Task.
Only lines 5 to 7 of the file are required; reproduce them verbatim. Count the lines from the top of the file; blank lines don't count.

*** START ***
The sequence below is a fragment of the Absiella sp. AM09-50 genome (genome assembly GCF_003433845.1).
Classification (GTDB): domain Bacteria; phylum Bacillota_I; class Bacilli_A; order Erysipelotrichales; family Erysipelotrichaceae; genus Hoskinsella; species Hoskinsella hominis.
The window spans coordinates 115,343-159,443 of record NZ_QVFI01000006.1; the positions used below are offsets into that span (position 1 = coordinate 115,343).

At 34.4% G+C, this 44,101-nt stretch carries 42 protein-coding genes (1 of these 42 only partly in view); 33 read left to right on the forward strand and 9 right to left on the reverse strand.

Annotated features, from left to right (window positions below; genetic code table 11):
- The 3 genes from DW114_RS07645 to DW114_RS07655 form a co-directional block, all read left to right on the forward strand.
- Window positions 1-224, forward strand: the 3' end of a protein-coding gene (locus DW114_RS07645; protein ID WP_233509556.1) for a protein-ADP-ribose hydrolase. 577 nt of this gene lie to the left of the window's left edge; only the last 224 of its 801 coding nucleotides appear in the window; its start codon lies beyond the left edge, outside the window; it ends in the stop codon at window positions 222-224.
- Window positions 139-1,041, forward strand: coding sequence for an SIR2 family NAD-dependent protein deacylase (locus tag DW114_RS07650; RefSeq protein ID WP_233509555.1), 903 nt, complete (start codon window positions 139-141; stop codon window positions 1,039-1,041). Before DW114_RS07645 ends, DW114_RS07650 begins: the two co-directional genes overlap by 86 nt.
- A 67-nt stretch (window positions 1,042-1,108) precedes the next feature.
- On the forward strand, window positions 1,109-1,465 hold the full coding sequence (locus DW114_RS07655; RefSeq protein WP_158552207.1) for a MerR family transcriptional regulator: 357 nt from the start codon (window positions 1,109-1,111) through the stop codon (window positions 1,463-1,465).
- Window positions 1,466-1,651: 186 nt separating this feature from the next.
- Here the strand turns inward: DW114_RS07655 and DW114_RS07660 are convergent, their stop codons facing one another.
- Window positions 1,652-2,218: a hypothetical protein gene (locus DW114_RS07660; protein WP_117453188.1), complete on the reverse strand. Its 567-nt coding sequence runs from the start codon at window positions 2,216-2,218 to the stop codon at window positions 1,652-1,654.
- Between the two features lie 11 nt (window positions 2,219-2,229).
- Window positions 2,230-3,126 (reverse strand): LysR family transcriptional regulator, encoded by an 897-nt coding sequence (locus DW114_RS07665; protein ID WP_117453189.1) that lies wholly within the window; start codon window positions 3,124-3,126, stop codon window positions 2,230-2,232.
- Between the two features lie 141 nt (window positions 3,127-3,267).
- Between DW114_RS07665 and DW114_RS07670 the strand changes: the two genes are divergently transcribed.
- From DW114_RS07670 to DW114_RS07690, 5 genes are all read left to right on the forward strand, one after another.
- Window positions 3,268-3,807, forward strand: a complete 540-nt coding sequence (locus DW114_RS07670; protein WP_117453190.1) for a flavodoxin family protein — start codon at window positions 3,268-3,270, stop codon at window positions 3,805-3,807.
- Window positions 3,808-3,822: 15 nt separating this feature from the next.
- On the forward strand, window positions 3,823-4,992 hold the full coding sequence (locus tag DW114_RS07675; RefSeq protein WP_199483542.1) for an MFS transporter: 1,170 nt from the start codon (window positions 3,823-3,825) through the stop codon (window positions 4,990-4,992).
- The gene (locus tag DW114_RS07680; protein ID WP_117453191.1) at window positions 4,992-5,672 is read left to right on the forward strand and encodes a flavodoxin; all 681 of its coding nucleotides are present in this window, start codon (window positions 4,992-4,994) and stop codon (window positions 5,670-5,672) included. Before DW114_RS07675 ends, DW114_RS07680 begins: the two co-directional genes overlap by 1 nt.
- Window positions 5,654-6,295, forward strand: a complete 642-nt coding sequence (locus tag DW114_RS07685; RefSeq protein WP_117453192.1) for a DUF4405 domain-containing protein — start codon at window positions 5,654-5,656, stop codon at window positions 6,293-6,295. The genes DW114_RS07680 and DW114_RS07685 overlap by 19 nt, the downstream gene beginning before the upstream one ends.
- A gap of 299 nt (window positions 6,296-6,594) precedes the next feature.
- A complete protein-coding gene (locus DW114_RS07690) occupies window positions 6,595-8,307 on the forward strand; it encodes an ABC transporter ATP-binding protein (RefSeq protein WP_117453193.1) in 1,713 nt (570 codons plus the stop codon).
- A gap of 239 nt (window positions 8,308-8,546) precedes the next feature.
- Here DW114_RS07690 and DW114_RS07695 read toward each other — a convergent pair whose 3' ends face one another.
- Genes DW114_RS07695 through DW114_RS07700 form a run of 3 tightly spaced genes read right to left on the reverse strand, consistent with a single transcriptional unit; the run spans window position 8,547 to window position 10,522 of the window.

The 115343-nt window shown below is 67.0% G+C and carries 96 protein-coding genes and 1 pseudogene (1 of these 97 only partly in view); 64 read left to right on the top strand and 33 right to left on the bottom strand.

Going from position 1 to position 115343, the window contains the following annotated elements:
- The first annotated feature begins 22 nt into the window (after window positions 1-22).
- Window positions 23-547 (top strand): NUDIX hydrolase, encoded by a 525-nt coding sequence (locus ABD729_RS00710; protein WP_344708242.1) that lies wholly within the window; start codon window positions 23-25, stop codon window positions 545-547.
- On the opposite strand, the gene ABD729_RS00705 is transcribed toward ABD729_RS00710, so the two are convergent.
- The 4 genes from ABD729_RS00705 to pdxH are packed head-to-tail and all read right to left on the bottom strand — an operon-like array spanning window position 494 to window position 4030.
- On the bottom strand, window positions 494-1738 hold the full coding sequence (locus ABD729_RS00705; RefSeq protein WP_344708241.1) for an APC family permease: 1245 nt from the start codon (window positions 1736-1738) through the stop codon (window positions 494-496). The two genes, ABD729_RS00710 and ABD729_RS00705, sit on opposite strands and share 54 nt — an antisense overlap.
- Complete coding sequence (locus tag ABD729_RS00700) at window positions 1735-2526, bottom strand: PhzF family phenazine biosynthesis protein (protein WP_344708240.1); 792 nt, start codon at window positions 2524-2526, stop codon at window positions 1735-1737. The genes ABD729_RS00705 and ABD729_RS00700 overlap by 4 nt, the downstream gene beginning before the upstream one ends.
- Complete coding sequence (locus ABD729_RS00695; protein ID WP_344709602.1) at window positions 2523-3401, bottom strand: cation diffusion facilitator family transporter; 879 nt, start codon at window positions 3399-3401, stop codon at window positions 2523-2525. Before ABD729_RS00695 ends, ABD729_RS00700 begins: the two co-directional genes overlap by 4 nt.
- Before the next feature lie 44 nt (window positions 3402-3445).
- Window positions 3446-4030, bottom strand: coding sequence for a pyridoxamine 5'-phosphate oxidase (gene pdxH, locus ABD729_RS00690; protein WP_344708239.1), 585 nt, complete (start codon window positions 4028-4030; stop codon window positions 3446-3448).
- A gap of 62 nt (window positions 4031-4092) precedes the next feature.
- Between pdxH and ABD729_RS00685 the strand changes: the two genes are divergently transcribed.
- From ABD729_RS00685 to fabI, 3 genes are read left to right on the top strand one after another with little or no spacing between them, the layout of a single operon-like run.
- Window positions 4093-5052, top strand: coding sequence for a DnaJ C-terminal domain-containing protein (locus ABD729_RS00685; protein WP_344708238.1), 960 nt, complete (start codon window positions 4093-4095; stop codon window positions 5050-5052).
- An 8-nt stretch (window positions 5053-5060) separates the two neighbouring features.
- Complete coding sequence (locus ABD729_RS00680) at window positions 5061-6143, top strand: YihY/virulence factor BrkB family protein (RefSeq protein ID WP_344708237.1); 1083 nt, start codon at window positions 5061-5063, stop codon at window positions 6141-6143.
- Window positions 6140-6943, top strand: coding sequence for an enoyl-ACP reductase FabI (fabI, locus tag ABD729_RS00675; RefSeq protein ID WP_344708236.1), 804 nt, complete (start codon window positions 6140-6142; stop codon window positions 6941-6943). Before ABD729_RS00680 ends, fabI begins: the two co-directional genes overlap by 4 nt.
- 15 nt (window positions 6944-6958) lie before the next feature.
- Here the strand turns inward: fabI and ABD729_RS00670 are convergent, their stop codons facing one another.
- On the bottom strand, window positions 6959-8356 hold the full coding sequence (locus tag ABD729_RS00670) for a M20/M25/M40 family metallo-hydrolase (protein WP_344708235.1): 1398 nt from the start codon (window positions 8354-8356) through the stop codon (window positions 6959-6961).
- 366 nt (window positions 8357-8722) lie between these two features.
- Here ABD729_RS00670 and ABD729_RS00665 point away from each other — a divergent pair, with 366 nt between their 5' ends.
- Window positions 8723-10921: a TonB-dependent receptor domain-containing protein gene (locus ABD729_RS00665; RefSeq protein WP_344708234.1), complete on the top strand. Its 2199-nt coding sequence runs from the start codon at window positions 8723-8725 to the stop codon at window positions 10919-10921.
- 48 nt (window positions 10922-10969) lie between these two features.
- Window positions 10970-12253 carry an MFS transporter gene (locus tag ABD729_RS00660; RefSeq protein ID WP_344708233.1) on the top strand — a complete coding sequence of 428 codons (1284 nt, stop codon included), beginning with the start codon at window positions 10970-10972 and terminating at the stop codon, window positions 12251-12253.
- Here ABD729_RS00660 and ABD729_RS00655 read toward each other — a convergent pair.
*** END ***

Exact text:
Annotated features, from left to right (window positions below; genetic code table 11):
- The 3 genes from DW114_RS07645 to DW114_RS07655 form a co-directional block, all read left to right on the forward strand.
- Window positions 1-224, forward strand: the 3' end of a protein-coding gene (locus DW114_RS07645; protein ID WP_233509556.1) for a protein-ADP-ribose hydrolase. 577 nt of this gene lie to the left of the window's left edge; only the last 224 of its 801 coding nucleotides appear in the window; its start codon lies beyond the left edge, outside the window; it ends in the stop codon at window positions 222-224.